PSATs have proved to be ideal research tools for large pelagic fishes, such as billfish. Since 2011, the International Game Fish Association and Stanford University have been deploying tags on billfish around the world as part of the IGFA Great Marlin Race. Working with billfish tournaments, recreational anglers sponsor individual tags and deploy them on billfish that are caught and released during tournaments.
In just under five years, the IGMR has deployed 253 PSATs on seven species of billfish in 20 different countries, and has also deployed the first PSATs on both Mediterranean and shortbilled spearfish. Over time, the IGMR has increased the programmed tag duration from 120 to 180 to now 240 days. These long-term deployments have recorded some amazing distances traveled by billfish. Last year, a black marlin tagged off Lizard Island, Australia, swam 5,716 miles in 180 days across the Pacific before the tag popped up off the coast of South America. To date, the program has logged nearly 16,000 miles of horizontal movement.
Repeated tagging in specific locations has provided a rich data set that allows IGMR researchers to not only document where and how far these fish travel, but also how oceanographic conditions affect vertical and horizontal movements. For example, blue marlin tag data from Hawaii have indicated that low sea-surface temperatures, coupled with low dissolved oxygen near the equator in the eastern Pacific (associated with La Niña events), may effectively act as a barrier preventing blue marlin from making transequatorial migrations.
There is a common misconception that PSATs provide real-time tracking of fish. This is not the case, however, because no information is transmitted to researchers until the tag pops off and floats to the surface, as PSATs cannot transmit data underwater. However, for animals that spend time above the water’s surface, there’s yet another option in the electronic-tag toolbox.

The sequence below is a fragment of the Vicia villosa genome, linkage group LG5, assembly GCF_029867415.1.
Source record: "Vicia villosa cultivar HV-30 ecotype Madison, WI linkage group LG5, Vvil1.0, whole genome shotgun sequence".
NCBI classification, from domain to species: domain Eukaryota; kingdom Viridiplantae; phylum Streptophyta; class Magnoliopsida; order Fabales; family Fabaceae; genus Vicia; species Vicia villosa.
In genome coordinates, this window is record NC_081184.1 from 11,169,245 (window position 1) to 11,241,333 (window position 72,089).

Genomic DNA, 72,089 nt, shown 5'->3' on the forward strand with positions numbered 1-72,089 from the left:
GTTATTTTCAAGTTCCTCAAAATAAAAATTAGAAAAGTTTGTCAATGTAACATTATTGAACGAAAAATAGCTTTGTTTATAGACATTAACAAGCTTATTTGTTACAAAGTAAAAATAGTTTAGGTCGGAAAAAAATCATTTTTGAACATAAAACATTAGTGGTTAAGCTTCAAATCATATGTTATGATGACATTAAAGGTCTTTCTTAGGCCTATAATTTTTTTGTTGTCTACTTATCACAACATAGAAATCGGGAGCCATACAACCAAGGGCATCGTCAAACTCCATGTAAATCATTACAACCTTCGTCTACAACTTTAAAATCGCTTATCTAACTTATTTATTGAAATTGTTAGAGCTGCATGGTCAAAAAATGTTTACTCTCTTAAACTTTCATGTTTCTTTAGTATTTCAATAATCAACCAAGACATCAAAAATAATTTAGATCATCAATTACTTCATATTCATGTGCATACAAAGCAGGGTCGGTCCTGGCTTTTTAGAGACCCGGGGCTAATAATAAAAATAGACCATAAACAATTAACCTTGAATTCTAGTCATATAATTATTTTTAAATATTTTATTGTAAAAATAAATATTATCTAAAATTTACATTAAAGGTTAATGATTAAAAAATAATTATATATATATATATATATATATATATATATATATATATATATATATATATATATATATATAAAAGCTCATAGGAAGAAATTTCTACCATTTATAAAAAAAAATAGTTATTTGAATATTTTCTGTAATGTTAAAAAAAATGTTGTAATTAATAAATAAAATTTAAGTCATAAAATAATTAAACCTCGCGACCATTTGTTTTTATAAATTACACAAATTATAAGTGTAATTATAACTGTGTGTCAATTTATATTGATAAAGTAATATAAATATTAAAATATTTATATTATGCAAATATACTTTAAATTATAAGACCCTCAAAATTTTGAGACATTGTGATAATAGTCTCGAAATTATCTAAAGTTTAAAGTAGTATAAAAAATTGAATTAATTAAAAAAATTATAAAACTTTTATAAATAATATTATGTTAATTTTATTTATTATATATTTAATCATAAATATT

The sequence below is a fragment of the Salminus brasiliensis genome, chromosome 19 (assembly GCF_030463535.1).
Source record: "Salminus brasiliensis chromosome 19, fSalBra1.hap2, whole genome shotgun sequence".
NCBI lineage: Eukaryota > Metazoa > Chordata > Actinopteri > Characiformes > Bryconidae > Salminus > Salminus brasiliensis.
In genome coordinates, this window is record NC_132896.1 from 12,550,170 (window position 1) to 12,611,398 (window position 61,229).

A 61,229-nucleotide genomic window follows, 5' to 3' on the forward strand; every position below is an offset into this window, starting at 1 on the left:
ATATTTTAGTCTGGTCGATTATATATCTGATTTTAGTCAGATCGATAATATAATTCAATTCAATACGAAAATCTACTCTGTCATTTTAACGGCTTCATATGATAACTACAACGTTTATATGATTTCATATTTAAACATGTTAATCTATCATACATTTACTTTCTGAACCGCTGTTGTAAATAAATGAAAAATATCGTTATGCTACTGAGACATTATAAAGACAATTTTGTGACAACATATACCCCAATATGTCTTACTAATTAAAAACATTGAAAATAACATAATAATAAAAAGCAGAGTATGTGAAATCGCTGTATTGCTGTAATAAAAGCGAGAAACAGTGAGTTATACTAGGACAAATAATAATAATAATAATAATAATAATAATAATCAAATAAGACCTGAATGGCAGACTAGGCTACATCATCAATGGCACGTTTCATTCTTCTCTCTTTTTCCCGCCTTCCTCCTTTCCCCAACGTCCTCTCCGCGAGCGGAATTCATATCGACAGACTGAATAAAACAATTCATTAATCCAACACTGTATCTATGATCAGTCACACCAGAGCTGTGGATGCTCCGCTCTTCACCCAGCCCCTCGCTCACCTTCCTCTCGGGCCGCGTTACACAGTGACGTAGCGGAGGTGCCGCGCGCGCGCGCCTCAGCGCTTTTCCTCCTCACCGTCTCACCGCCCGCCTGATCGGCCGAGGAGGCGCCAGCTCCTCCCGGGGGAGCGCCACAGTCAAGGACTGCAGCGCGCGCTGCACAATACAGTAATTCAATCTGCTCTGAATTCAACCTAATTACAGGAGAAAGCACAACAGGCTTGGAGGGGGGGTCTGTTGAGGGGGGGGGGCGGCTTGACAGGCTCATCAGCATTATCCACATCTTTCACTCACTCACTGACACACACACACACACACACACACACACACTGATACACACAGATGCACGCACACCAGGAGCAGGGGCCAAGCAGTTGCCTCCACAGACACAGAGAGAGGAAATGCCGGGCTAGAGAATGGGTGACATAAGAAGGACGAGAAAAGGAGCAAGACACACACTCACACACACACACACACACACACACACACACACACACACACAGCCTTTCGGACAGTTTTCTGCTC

The Guy Harvey Research Institute has been utilizing smart position or temperature transmitting (SPOT) tags to collect data on imperiled shark species across the globe since 2008. SPOT tags have the ability to burst-transmit location data whenever they break the water’s surface, so they are able to provide real-time tracking nearly every time a tagged shark’s fin breaks the surface. SPOTs not only provide frequent position updates, but also superior location accuracy compared with that of PSATs. PSATs rely on sophisticated light-based and/or geomagnetic algorithms to estimate daily location fixes. Daily estimates of longitude from PSATs are fairly robust, but estimates of latitude may have errors of several degrees (each degree of latitude is roughly 69 miles). SPOTs, on the other hand, are able to get much more accurate location fixes, to within 380 yards of the fish’s true location.